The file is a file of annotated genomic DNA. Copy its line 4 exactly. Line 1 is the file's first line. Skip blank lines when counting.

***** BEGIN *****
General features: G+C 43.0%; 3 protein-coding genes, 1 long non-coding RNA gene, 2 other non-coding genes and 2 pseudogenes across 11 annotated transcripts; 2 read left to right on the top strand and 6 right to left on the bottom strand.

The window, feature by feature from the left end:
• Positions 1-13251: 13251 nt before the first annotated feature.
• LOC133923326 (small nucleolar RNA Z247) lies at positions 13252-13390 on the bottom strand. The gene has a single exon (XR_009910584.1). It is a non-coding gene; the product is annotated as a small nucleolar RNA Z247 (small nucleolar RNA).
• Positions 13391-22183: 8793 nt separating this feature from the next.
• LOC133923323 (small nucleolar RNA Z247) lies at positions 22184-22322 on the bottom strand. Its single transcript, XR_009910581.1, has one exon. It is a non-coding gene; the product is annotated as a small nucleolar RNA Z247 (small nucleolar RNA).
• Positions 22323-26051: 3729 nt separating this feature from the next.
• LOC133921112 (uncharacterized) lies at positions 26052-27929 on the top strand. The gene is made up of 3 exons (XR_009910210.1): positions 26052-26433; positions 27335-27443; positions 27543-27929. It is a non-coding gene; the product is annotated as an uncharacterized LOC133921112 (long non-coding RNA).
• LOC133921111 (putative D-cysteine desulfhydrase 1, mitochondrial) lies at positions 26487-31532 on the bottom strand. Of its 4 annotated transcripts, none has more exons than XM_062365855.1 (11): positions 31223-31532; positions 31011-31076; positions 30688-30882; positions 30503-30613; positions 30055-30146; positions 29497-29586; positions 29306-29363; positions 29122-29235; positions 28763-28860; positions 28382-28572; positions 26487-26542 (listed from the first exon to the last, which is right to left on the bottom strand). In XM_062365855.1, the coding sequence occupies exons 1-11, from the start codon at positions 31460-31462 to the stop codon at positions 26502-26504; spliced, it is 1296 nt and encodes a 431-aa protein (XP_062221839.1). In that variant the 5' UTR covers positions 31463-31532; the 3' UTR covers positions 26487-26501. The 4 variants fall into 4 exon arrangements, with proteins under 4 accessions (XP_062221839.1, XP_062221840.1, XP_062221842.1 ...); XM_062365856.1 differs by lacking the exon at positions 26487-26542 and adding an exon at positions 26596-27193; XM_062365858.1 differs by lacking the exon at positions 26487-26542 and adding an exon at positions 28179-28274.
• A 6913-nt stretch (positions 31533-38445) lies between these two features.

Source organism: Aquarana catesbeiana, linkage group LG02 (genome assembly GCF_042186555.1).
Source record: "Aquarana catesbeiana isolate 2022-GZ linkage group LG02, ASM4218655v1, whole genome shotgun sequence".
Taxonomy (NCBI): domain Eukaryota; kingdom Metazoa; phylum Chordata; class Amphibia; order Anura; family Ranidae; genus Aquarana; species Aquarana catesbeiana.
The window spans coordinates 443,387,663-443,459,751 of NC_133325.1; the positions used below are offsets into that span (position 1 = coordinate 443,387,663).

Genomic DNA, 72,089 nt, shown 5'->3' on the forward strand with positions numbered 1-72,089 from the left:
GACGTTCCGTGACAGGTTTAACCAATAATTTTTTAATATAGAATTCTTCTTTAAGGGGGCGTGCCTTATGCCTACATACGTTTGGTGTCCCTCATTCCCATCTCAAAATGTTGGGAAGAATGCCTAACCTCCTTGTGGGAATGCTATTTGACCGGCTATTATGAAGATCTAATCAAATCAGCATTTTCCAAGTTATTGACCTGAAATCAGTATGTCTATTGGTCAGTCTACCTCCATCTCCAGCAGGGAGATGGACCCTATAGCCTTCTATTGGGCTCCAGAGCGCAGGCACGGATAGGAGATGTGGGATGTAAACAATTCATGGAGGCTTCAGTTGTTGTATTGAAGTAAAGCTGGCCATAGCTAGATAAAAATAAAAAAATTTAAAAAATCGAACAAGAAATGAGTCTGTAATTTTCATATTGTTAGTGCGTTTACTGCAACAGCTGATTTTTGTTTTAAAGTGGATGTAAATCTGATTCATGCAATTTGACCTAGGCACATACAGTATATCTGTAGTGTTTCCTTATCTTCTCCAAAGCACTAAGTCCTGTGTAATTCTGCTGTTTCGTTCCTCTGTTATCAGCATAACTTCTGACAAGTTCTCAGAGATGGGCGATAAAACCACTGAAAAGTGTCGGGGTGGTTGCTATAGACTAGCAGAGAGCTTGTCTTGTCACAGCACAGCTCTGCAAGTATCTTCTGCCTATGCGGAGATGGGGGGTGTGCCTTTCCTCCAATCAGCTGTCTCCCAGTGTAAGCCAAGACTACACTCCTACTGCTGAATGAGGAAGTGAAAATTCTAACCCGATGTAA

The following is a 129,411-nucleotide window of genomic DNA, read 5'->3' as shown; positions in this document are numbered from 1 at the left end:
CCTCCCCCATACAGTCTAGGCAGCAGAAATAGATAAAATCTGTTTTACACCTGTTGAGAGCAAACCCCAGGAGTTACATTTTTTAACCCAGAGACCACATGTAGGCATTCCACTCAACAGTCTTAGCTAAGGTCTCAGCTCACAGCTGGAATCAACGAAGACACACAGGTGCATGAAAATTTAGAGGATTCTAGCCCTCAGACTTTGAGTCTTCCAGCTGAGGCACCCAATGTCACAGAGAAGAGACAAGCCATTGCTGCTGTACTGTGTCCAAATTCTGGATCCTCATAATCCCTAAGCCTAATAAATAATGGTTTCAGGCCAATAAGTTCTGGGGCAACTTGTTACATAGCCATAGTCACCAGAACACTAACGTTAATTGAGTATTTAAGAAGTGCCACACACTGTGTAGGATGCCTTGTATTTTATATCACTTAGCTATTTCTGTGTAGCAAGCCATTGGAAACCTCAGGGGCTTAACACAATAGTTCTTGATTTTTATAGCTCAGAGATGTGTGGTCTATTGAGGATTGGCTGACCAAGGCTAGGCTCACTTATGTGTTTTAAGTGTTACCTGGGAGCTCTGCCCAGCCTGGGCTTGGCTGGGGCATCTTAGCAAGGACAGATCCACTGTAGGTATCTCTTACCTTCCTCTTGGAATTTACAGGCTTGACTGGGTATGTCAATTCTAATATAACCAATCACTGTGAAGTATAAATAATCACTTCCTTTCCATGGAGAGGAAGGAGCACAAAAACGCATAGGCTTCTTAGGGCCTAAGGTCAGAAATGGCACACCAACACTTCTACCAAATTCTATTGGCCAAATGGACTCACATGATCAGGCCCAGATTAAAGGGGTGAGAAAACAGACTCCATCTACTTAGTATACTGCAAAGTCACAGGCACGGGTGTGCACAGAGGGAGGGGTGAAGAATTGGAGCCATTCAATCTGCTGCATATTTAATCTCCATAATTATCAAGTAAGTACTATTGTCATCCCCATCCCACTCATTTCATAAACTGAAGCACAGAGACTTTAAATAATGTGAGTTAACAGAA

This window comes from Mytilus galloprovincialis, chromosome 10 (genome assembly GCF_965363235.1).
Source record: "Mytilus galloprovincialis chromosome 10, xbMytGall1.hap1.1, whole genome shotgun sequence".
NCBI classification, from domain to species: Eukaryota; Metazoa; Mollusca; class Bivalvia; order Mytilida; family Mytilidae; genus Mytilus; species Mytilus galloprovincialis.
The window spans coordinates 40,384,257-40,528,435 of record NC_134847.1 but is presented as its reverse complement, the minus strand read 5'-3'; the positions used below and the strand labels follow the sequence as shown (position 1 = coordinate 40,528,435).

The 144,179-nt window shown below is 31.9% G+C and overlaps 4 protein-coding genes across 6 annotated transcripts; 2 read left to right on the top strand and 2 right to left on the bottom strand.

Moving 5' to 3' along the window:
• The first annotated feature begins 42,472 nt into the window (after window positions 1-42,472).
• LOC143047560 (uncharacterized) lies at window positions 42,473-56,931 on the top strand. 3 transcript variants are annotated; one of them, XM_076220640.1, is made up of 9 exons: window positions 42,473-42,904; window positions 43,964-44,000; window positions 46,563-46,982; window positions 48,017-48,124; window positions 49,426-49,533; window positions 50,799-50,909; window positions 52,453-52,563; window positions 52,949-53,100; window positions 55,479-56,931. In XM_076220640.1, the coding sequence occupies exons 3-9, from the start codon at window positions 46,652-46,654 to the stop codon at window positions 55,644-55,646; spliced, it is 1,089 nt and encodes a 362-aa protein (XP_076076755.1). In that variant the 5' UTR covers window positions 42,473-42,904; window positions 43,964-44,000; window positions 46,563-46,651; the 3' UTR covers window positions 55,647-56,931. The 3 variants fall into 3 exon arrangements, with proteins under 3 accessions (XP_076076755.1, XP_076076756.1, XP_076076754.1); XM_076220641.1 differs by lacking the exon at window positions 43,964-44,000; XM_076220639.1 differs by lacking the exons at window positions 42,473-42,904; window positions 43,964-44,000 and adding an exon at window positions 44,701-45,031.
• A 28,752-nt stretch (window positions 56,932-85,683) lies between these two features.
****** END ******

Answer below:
• LOC133923326 (small nucleolar RNA Z247) lies at positions 13252-13390 on the bottom strand. The gene has a single exon (XR_009910584.1). It is a non-coding gene; the product is annotated as a small nucleolar RNA Z247 (small nucleolar RNA).